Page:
As Jews, we believe that all lives matter. So aren’t we obligated to speak out against the system of violence that led to the killing of Michael Brown?
‘Zero Dark Thirty,’ the new film about the killing of Osama Bin Laden, has reopened the debate over America’s use of torture as an intelligence gathering tool since 9/11.
What would it look like to have your movements and your friendships tracked simply because of your religion or where you prayed?
More than 3,000 years after the Exodus, and 150 years after the Civil War, slavery and human trafficking continue to flourish around the world.
On Thursday, Trader Joe’s signed a Fair Food Agreement with the Coalition of Immokalee Workers, guaranteeing that they will only buy from growers who have signed a Code of Conduct in their fields and ensuring a penny per pound wage increase for the tomato pickers. The Code of Conduct enshrines the rights of workers to shade and water, enforces zero-tolerance policies for violence, wage theft, and sexual harassment, and prevents the conditions that lead to slavery and human trafficking. Trader Joe’s becomes only the second grocery store chain to sign an Agreement, joining Whole Foods, many major fast food chains (such as Taco Bell and Burger King), and major food services companies like Aramark.
One of the ethical principles on which the Jewish environmental and food movements rest is ba’al tashchit, the commandment not to needlessly waste or destroy. One area of modern life that desperately needs to understand this principle better is our food supply, where over 40% of the food produced for human consumption is thrown away. Food waste begins in the fields, where imperfect produce is left to rot, continues through to stores that throw out expired products and restaurants that dump uneaten servings, and to our homes. With so many Americans going hungry, it is a travesty that so much food (and money) is being thrown in the trash.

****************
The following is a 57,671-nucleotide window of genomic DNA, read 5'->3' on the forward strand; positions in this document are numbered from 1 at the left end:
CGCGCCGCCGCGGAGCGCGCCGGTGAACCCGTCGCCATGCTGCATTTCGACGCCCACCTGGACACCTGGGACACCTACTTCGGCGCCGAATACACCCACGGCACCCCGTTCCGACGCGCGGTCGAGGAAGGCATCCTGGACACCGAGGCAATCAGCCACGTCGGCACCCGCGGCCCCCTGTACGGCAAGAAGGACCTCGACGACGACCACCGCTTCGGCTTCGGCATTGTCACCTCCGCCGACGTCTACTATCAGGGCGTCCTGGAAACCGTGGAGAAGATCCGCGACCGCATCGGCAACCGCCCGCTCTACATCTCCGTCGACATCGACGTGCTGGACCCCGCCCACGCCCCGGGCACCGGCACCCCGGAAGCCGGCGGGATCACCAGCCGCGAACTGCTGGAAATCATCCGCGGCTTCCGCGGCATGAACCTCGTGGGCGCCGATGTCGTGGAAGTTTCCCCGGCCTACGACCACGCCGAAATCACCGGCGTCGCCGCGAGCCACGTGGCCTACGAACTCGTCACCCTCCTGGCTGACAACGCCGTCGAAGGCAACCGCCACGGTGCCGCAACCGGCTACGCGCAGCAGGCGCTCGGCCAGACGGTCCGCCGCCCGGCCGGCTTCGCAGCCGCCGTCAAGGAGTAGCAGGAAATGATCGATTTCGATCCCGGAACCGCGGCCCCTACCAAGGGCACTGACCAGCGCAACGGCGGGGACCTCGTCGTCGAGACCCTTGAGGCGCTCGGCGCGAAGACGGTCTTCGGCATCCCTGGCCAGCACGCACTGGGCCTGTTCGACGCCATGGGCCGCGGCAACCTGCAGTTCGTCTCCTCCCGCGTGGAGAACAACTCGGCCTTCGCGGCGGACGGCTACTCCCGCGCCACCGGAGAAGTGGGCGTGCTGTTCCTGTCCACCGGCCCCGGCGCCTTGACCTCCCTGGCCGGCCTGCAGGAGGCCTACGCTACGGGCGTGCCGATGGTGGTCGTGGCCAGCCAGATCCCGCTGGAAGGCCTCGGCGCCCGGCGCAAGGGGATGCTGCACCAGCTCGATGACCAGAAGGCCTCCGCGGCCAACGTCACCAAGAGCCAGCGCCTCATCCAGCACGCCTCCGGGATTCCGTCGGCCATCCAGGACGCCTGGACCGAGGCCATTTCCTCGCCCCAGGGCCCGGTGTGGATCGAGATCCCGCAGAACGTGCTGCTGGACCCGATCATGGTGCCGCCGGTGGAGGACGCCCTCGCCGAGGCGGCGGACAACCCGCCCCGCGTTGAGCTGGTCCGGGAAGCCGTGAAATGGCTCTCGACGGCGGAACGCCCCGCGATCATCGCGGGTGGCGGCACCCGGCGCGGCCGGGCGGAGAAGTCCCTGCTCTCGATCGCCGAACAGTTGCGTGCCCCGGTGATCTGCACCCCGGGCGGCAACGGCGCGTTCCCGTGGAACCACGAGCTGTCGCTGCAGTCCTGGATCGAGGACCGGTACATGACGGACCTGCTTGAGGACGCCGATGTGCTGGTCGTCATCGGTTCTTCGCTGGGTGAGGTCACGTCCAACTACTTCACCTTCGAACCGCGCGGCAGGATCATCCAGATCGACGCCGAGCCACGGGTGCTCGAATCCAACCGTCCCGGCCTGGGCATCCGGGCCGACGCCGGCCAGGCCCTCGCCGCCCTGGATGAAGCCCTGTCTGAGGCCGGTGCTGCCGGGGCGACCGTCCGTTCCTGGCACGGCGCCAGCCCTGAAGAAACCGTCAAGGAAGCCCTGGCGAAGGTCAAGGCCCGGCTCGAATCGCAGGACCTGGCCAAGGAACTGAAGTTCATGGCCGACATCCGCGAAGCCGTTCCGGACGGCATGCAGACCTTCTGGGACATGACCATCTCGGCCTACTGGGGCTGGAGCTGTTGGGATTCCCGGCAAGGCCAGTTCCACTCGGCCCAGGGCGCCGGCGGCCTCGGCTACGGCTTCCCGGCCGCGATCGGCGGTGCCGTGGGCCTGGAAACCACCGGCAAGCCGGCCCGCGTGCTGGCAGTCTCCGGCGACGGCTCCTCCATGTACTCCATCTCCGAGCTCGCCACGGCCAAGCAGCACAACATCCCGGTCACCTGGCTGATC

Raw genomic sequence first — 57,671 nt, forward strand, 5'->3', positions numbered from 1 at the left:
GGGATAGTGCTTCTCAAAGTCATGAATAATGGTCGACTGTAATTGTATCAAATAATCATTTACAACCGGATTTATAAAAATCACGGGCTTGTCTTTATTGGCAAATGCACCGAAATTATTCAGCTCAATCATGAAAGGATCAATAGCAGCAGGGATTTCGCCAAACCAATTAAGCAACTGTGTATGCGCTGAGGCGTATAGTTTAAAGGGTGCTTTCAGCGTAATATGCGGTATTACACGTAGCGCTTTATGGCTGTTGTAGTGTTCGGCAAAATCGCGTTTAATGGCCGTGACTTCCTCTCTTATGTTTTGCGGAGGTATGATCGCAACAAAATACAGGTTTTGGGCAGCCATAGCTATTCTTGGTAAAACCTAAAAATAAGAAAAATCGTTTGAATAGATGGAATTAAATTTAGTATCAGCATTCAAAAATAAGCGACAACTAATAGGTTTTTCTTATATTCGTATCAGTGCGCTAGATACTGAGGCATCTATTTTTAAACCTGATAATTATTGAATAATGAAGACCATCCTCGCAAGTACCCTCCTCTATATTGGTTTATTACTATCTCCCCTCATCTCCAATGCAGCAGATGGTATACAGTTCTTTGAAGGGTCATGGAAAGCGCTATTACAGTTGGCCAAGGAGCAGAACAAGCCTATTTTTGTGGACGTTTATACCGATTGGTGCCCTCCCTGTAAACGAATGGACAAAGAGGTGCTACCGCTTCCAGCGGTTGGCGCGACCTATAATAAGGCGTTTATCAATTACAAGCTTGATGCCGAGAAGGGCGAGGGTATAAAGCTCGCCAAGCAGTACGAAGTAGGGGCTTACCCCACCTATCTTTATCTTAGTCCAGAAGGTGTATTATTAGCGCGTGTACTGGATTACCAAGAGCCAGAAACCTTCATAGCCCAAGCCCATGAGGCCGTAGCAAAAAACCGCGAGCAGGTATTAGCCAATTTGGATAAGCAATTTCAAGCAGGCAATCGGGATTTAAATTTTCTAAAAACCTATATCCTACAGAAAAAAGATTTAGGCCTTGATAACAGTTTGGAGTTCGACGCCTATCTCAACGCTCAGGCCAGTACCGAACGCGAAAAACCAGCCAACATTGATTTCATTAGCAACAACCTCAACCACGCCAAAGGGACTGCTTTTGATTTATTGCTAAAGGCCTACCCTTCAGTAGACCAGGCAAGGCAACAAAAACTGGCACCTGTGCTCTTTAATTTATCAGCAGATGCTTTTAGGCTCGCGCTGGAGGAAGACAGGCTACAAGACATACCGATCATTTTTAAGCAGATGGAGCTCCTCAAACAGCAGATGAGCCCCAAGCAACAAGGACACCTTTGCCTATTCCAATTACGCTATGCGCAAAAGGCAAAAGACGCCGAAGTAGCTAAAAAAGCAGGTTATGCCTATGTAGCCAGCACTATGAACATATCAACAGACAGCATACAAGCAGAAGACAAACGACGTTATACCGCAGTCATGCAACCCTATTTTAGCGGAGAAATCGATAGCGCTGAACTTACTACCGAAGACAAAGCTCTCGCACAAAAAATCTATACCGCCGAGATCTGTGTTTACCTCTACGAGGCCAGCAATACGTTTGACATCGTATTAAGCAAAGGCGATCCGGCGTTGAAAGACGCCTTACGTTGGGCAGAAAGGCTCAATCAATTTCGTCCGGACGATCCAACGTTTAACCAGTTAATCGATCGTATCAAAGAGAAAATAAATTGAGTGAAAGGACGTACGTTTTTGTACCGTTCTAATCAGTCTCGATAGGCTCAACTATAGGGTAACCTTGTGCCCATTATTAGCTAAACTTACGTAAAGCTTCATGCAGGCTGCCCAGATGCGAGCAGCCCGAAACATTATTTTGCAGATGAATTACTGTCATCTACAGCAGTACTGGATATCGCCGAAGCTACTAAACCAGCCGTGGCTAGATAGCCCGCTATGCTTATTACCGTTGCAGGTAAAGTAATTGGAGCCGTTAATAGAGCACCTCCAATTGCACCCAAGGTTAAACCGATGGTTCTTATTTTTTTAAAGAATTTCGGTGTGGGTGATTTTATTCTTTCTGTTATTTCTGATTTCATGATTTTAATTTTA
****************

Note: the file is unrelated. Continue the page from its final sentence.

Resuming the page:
Why was a group of rabbis singing around some tomatoes at a Publix supermarket in Naples, Fla.? No, it wasn’t a new ritual about mindful eating, but rather an act of protest. Would you pay one penny more per pound for tomatoes to ensure a better wage and a more dignified workplace for farmworkers? That’s the underlying question our prayer circle was asking.
When I grew up in Toronto in the 1980s and early 1990s, a lot of my classmates in day school were the children of recent transplants from Montreal, and they brought with them nostalgia for the Jewish foods of their home city like Montreal bagels and smoked meat. But I longed for a Montreal food of a different kind — a Montreal smoked turkey at Passover. Heavily spiced and delicious cold, we ordered them from Montreal and they were the centerpieces of our seders. It was a special treat, not in the least because smoked turkey wasn’t the kind of the thing you could make at home (at least not easily).
My 3-year-old daughter clambers into the car at the end of a long day, asks me what’s for dinner. When I tell her turkey burgers, her voice gets hopeful. “We cook it?” No, I made it the night before. But, she reminds me that we bought the ingredients together in the store. As I begin to worry about a child-sized guilt trip, she is happily chatting away about something else.